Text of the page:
Curse Counts Show TV Profanity Is Par For The Coarse

How much profanity is now on TV? Let someone else count the ways.

Two sets of data on the subject came to light last month. One focused on series finales and their curse content.

The other measured and inventoried the way the use of some words has increased sharply since as far back as 1985.

In the first one, the series finale of “Succession” (HBO and Max) topped a list of final episodes whose curses were counted by the language-learning web site Preply for

According to this count, the 90-minute “Succession” finale last May led a list of nine other finales with 235 f-bombs -- an average of 2.6 f-words per minute.

That sounds like a big number, and I suppose it is. But to the "TV Blog," this piece of research is flawed.

According to MentalFloss, Preply based its top 10 on 50 series finales it plucked from a list of shows rated by users on the Internet Movie Database,



Preply then counted the f-words in each of the show's scripts, MentalFloss said.

But the result of this method is that the other nine shows are not nearly as current as “Succession.”

They include “The Wire” (finale aired in 2008), “The Sopranos” (2007) and “The Shield” (2008), to name three of them.

This makes for incomplete data because of the evolution and explosion of TV content since the bygone era of “The Wire” and “The Sopranos.”

Today, there are hundreds of present-day shows from which to make an f-word inventory, if someone wants to go about it.

Apparently, someone did -- a content-monitoring service called Enjoy Movies Your Way.

Based in Washington state, Enjoy Movies Your Way (EMYW) is an app for smart TVs and mobile devices that provides “access to family-friendly filters and lots of other features that bring even more fun to your movie watching experience,” said a description on the service's web site.

The company performed a TV-content language analysis for The Wall Street Journal that was reported in the paper last month.

EMYW uses “artificial intelligence to identify crude language in programming, allowing the app to filter thousands of titles,” the WSJ said.

With this capability, Enjoy Movies was able to scan more than 60,000 movies and TV shows released since 1985, said the Journal.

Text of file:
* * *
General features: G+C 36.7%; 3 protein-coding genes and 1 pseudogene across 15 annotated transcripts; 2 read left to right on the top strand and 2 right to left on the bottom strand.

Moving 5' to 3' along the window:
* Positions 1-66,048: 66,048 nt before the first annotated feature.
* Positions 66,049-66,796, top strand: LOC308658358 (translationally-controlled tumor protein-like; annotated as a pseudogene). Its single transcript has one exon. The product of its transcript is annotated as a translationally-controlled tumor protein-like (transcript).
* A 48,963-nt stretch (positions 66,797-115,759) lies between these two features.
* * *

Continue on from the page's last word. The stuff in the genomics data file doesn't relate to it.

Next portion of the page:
To summarize, the scan revealed that usage of the f-word rose rom 511 in 1985 to 22,177 up to last November, the paper reported. “S--t” went from 484 in ’85 to 10,864.

“Bitch” went up a lot too, and not in reference to female dogs either.

The Journal story carried the headline: “What the %&#!?! Everyone Curses on the Screen Now.”

I was glad to see the story because the "TV Blog" has been writing (harping) on this issue for years.

When I encountered it in the Journal, a silent question formed in my brain: What took you so long?

I was also glad to see some research on the subject. One reason is that the "TV Blog" has no access to the kind of advanced technology (or any technology) that was applied here.

But I do possess two functioning ears. The research merely backs up something everybody already knows.

So, what's the point? The many "TV Blogs" about the f-word that have appeared here over the years are not necessarily intended as complaints.

I like to think of them as reporting, with a little bit of opinion thrown in. The point of view can be boiled down to this: I wish I was not barraged with profanity every time I turn on the TV.

Full disclosure: My language is not 100% chaste either. But I do try -- successfully -- to refrain from using profanity outside the home.

When considering the writing of this "TV Blog," I came up with this analogy. I have nothing against people smoking a little weed if they want to, but at the same time, I wish I didn't have to smell it everywhere.

2 comments about "Curse Counts Show TV Profanity Is Par For The Coarse".
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  1. Ben B from Retired, January 10, 2024 at 11:11 p.m.

    I don't believe that type of data I don't mind swear wods on TV truth be told and I'd be fine if the F word was said on broadcast TV at 10PM or later I don't get why NBC, CBS, Fox, ABC don't try and talk to the FCC to get the F-bomb to fly in the later hours. If I was the president of one of those networks I'd talk to the FCC about it. I know the watch dog groups want to keep staus quo alive when there isn't 3 or 4 channels anymore and a lot of choices now than the 50s, 60s, 70s etc. Mainly The PTC which always lies about TV & Hollywood I don't believe anything they say about TV shows and the research they do which is very flawed and bias as well.

  2. Ed Papazian from Media Dynamics Inc, January 11, 2024 at 7:10 a.m.

    Ben, it's not so much a question of getting the FCC's permission. The broadcast TV networks are worried that many of their station affiliates will not want to air such shows as they may offend their viewers in  conservative or highly religious communities. So they play it safe and avoid problems. This has always been a consideration----despite exceptions like "All In The Family" which got on CBS  even though its programming execs were against it as going too far. The then president of the network, Bob Wood, took a chance and overrulled them ---thankfully. But that type of bravery remains rare in broadcast TV circles.

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